After a mostly glorious 45-year run as the gold standard of televised boxing, HBO ended its legendary run Saturday night in ignominious fashion with an utterly forgettable tripleheader of noncompetitive, uninteresting fights. I know HBO's boxing history inside and out, and to me it was the weakest card in network history, one so poor that literally only a few hundred fans showed up at the StubHub Center in Carson, California, despite it being a popular venue that has hosted numerous fights.
The A-sides all cruised to pedestrian victories, as Cecilia Braekhus (35-0, 9 KOs) retained her undisputed women's welterweight title over Aleksandra Magdziak Lopes, (18-5-3, 1 KO) by scores of 100-90 (twice) and 99-91; junior bantamweight contender Juan Francisco Estrada (38-3, 26 KOs) forced Mexican countryman Victor Mendez (28-4-2, 20 KOs) to retire on his stool after seven one-sided rounds; and unified women's middleweight titlist Claressa Shields (8-0, 2 KOs) retained her belts by shutout scores of 100-90 across the board against Femke Hermans (9-2, 3 KOs) on a card devoid of competition.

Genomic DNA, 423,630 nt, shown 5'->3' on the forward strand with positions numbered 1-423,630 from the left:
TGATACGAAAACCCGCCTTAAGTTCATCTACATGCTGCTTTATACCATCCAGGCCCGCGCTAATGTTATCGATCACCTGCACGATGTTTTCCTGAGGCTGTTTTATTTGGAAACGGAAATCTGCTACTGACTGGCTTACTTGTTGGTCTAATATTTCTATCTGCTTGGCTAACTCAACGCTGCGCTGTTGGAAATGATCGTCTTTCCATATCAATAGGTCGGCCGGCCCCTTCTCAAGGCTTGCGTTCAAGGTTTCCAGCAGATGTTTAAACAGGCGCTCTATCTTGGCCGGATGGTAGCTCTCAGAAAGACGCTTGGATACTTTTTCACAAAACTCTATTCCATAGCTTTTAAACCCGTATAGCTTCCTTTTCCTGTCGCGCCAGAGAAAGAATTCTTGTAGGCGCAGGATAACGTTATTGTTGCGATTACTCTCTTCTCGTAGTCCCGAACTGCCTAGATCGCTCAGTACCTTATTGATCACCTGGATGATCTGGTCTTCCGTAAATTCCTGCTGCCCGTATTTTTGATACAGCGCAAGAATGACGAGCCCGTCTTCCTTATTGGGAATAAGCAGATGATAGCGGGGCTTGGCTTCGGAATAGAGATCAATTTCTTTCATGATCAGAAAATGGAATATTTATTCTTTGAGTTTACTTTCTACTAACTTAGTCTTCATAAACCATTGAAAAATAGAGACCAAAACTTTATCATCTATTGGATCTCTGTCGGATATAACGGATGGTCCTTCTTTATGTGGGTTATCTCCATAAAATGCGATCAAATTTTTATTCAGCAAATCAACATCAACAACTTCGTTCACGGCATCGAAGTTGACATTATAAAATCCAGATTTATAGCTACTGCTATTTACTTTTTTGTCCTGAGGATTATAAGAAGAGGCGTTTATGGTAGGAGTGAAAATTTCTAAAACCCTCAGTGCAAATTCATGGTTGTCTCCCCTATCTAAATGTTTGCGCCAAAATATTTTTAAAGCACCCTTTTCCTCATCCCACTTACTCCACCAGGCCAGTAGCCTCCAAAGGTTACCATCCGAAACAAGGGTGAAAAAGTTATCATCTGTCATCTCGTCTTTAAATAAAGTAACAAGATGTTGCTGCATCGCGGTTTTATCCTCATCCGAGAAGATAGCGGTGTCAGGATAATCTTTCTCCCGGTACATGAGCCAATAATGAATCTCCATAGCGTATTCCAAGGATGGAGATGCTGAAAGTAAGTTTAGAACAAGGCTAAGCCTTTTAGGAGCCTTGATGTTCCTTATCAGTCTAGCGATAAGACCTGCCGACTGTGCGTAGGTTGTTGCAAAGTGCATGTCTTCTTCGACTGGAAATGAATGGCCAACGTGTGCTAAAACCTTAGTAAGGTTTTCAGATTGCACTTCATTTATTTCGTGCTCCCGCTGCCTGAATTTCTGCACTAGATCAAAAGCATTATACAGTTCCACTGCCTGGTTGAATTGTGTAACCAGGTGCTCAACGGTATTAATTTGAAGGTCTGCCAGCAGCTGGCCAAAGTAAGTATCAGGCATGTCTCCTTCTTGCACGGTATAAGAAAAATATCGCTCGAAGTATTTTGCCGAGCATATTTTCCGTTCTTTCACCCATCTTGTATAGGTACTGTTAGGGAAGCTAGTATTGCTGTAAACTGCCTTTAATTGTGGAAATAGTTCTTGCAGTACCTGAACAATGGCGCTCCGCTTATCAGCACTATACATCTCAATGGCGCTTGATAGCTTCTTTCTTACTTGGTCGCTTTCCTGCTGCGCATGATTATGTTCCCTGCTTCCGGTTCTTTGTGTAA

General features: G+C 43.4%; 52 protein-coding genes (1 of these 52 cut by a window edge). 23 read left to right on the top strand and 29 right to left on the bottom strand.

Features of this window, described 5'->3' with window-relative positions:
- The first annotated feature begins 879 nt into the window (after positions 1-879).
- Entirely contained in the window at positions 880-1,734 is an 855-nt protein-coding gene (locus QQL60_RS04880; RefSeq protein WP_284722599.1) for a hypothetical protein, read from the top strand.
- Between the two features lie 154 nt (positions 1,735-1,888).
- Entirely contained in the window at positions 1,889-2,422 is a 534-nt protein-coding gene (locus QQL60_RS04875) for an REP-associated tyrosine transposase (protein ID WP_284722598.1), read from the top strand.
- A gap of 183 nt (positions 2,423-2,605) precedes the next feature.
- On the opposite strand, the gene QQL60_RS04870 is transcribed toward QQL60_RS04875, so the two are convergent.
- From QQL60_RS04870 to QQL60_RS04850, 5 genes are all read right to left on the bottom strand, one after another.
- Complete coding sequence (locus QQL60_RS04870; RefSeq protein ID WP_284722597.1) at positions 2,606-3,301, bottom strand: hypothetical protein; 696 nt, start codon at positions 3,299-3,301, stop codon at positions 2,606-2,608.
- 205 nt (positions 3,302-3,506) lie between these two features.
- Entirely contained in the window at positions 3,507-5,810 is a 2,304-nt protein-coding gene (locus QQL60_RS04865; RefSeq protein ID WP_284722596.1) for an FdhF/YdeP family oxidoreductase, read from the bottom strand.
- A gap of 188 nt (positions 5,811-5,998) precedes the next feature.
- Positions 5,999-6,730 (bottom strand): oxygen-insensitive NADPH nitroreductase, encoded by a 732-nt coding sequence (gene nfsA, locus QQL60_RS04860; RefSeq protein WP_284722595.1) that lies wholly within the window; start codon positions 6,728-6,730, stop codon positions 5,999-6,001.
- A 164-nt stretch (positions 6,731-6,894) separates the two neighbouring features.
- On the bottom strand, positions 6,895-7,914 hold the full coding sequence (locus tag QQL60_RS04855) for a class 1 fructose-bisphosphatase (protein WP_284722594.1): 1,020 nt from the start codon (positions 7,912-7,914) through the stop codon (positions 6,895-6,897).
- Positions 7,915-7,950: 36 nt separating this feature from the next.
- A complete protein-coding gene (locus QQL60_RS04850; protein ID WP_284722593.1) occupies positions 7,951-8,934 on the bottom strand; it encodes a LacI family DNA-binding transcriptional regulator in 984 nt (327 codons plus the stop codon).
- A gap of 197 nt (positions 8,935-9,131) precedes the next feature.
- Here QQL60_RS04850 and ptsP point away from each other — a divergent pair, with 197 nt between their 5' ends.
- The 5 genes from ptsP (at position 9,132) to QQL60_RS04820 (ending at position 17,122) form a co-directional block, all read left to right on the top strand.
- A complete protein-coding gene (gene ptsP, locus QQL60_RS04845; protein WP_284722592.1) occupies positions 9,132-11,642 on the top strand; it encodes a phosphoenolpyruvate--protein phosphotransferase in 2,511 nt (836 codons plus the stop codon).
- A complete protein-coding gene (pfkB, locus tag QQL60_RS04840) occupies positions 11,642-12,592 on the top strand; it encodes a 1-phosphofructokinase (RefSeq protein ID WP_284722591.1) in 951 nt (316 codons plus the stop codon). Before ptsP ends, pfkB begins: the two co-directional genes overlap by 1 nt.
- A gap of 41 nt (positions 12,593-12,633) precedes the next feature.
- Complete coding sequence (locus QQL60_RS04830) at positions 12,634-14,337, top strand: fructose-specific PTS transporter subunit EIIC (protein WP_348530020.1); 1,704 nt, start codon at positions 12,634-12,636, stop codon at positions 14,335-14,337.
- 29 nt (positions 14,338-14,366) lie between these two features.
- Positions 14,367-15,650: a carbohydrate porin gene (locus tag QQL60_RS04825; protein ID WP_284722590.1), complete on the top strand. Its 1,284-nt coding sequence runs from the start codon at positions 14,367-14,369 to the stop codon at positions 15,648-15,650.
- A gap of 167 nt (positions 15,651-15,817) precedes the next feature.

The atmosphere on television came across as one of a funeral even though the telecast was a worthy send-off, other than the poor fights HBO became known for over the past few years as its position in boxing was reduced against heavier competition.
I thought broadcaster Jim Lampley and crew had the perfect tone during an emotional send-off. I appreciated the brief return of legendary broadcaster Larry Merchant to chat with Lampley, and he kept it real, as always.
The telecast's beautiful opening highlight reel set the stage. The closing comments from broadcasters Roy Jones, Max Kellerman and Lampley were from the heart, and producer Dave Harmon's 11-plus-minute closing feature of highlights from HBO's epic boxing history, narrated by Lampley, was time-capsule material. Then came an expanded closing credits montage that featured the return of the iconic theme music the network shamefully and pointlessly got rid of a few years ago. And, yes, I got choked up watching the bittersweet ending to the greatest boxing franchise ever.